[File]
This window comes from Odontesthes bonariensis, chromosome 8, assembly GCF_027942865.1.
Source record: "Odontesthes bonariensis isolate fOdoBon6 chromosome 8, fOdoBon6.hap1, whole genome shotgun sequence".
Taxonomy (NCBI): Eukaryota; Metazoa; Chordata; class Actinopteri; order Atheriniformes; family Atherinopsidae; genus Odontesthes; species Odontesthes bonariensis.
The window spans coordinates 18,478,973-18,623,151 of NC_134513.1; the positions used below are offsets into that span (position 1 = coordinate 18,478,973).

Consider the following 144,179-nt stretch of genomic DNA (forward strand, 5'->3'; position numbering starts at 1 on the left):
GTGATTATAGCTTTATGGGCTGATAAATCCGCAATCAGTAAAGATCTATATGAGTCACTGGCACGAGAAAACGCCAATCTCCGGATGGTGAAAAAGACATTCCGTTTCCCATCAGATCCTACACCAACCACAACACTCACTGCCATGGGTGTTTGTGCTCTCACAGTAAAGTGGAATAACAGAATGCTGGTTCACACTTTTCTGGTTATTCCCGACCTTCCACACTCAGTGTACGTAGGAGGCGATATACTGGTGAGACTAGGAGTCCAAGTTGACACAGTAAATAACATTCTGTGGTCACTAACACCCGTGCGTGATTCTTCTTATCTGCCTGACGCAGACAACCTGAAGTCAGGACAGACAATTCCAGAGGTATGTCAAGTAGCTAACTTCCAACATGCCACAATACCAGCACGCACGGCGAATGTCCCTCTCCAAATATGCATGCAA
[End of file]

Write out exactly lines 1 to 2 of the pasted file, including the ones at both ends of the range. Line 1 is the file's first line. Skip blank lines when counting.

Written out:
This window comes from Odontesthes bonariensis, chromosome 8, assembly GCF_027942865.1.
Source record: "Odontesthes bonariensis isolate fOdoBon6 chromosome 8, fOdoBon6.hap1, whole genome shotgun sequence".